Max du Preez

South Africa not a failed state

2015-03-03 08:34

Max du Preez

History teaches us that countries with open societies very seldom become failed states. Only when a state’s openness and personal freedoms are destroyed can there be a breeding ground for failure.

The terms failed state, banana republic and “becoming Zimbabwe” are being used freely nowadays to describe South Africa, even more so after Eskom’s failures and the scandalous behaviour during the State of the Nation Address last month.

This is uninformed nonsense. Prod those who use these terms and nine out of 10 times you will find an Afro-pessimist or someone that never believed that a black government was able to manage a modern democracy and economy like ours.

The openness of our society is our greatest asset. This is the product of our constitutional guarantees of free speech and the rule of law, but it has now been internalised and become the new “normal”.

There are few societies in today’s world where citizens engage with each other and those in authority with as much robustness and freedom as is the case of South Africa.

Where our media aren’t free and independent, it is mostly due to the owners of media houses and senior journalists rather than legal impediments.

A struggling state

We live as if it is the most normal thing to criticise the head of state and other politicians using extreme language. The deepest secrets of the state are regularly exposed without endangering the journalists’ lives.

When I wrote nasty things about the last two presidents of the pre-democratic era and exposed their unholinesses, I was dragged to court dozens of times, my office was bombed and agents were sent to assassinate me.

Our openness is one of the most important building blocks upon which our democracy, our stability and our relatively free economic activities are built. This is why South Africa cannot be described as a failing state in any sense of the word. Struggling state, perhaps, state with a multitude of challenges, yes, but not a failed state according to the accepted definition of the term.

Who do we have to thank for this state of affairs? Certainly not the present government or the present version of the ruling ANC. If it had been in their power, we would have been a much more closed society, as their attacks on the press have demonstrated over the years.

But government and the ruling party have been prevented to undermine our freedoms and openness by our constitution and by resolute civil society organisations.

So far, I should add. Because there is a new, brutal assault on our freedoms and the open nature of our society. It has been coming for a while now, but it has recently been intensified, as was evident when the securocrats took over the opening of Parliament recently, blocked the cellphone signal (and lied about it) and sent in armed riot police to remove protesting elected Members of Parliament.

What we’re witnessing is a disturbing rise of the securocrats – someone called it the Zumacrats recently. They have done a lot of damage to state institutions recently and we see their tentacles reaching into all levels of society.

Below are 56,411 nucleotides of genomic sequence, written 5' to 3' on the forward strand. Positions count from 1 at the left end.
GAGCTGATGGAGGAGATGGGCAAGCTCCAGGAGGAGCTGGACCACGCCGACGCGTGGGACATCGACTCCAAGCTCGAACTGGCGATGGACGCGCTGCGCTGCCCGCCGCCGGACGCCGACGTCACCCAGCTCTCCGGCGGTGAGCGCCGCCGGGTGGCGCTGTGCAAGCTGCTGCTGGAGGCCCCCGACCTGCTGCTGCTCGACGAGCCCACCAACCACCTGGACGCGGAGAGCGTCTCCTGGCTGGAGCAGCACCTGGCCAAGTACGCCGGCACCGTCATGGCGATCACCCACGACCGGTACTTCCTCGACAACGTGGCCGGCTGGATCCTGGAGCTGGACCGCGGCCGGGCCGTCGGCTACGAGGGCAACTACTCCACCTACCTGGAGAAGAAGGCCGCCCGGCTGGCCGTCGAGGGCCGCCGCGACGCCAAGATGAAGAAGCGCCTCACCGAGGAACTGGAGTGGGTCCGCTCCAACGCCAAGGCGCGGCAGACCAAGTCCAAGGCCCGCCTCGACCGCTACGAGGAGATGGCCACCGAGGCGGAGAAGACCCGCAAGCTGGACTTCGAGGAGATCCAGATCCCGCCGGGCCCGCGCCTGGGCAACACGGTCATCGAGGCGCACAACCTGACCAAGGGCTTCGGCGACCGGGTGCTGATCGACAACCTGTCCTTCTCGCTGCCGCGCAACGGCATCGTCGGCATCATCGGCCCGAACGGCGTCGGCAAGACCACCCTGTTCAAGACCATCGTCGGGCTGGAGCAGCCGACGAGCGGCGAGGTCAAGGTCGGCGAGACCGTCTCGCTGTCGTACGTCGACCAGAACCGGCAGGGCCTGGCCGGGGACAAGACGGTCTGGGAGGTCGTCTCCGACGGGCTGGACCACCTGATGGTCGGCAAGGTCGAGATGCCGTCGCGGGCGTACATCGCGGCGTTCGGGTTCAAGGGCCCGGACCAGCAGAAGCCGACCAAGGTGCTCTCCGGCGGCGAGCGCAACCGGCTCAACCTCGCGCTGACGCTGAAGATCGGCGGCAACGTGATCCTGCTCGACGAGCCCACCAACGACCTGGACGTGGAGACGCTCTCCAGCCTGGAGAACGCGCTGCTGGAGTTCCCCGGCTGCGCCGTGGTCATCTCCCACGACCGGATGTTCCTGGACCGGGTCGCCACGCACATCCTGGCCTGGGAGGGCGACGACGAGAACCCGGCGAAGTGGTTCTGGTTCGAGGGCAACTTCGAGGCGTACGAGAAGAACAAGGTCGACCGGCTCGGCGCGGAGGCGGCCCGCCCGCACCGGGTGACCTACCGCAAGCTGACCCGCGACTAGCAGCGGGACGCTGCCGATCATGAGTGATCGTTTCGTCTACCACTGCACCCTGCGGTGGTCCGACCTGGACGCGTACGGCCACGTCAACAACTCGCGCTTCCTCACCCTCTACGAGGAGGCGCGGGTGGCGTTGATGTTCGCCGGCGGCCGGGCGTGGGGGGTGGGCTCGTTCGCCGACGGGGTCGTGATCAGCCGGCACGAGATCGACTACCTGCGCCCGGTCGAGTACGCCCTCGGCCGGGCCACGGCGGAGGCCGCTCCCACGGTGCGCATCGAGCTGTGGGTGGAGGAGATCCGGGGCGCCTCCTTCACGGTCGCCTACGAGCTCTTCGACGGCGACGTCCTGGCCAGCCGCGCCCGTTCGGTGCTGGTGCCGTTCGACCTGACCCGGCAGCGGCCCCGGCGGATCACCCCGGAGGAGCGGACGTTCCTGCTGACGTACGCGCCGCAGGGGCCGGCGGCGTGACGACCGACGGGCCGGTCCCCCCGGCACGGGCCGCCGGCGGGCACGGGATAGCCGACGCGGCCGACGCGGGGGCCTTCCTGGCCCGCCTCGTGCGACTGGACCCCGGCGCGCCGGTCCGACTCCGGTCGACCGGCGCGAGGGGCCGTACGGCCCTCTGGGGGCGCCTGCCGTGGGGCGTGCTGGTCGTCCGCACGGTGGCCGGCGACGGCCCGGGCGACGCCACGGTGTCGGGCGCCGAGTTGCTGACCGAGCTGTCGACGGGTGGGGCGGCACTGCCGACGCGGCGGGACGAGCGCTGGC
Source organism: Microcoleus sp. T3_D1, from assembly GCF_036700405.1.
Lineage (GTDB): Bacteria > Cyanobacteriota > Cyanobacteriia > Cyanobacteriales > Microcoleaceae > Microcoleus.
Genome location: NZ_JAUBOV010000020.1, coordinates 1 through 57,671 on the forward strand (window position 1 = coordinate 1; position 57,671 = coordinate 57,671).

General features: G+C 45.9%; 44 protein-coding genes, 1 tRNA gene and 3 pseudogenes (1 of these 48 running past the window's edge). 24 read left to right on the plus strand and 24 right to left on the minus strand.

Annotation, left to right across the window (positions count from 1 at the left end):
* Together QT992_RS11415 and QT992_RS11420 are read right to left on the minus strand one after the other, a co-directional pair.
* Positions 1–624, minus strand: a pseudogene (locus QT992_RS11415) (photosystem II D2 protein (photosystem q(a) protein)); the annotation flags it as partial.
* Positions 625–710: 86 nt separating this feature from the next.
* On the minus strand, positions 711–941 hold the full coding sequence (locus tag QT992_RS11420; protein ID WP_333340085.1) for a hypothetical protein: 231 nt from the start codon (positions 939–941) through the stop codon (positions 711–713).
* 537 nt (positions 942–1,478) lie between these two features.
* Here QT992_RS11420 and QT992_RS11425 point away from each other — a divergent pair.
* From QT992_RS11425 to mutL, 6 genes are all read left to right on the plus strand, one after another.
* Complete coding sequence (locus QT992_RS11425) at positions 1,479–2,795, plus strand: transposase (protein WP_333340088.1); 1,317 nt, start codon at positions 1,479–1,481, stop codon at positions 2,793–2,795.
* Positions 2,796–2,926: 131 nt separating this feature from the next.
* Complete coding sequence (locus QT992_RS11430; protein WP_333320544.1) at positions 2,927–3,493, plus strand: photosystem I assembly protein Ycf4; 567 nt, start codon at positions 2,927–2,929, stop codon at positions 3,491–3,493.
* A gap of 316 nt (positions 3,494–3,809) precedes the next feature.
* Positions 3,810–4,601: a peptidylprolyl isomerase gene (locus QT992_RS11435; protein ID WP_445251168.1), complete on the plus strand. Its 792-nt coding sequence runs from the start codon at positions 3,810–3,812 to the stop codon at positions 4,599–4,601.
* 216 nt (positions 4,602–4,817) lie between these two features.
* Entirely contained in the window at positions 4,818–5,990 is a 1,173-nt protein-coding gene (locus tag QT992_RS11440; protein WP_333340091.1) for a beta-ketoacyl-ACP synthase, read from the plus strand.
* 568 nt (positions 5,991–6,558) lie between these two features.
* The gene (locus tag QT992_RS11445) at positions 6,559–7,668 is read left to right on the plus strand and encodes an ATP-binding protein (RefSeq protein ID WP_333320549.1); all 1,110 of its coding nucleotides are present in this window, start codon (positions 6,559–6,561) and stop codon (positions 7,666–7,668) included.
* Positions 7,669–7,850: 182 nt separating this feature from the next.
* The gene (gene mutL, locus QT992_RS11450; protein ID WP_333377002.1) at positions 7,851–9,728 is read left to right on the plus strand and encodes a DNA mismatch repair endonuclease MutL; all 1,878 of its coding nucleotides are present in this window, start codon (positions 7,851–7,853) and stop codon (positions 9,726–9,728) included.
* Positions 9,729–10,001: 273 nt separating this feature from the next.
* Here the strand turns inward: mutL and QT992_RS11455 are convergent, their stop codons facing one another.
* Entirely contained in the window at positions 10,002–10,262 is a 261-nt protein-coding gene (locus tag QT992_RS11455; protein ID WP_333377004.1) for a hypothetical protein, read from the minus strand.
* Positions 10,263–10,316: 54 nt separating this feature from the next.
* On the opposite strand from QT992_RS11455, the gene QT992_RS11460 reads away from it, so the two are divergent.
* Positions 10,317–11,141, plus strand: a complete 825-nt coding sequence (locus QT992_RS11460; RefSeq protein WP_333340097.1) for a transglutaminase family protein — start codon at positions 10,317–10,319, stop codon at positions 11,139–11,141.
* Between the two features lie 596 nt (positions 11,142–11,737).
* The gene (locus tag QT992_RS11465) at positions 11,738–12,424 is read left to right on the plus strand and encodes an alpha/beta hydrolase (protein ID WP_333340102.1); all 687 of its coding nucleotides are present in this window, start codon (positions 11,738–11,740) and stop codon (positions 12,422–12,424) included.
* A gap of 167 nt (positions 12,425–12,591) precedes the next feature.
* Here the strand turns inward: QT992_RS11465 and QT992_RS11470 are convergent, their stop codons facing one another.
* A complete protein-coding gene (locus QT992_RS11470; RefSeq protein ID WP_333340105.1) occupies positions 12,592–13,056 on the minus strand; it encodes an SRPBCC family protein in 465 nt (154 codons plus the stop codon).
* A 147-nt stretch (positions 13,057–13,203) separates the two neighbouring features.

In short, and this is not hyperbole: we are witnessing the creep of authoritarianism.
President Jacob Zuma and his personal power circle are using the so-called Security Cluster – state security, justice, police and military – in the same way that PW Botha used his National Security Management System (NSM) according to his doctrine of a Total Onslaught.

Botha’s State Security Council and its tools had the country in an iron grip with little say for Parliament and civil society. This is becoming a threat again of the post-apartheid era.

South Africans are fighting back

It’s not only the seizure of state institutions like the National Prosecuting Authority, the police and the Hawks that should concern us. We should ask questions about phone tappings, e-mail interceptions, harassment and dirty tricks used against opponents. We should be deeply worried about the rise in political assassinations of Numsa shop stewards, whistleblowers, dissidents, change agents and political/social activists, especially in Mpumalanga and KwaZulu-Natal. (Remember Vlakplaas, the Civil Co-operation Bureau and the Directorate Covert Collection?)

Professor Jane Duncan, author of The Rise of the Securocrats, warns of security cluster’s “drift to becoming a Praetorian Guard for the ruling elite”. She talks about South Africa being a “National Security State under construction”.

The good news is that South Africans are fighting back. I have learnt on good authority that there had been several meetings of the remaining constitutionalists in the ANC determined to halt the authoritarian tendencies.

The influential South African National Editors Forum is taking a strong stand, while several lobby groups and think tanks are discussing more efficient counter strategies.

As importantly, ordinary citizens are making it clear through loud protestations across the racial and political divides that they will not tolerate the undermining of our freedoms and the open nature of our society.

This is a fight we simply have to win.

- Follow Max on Twitter.

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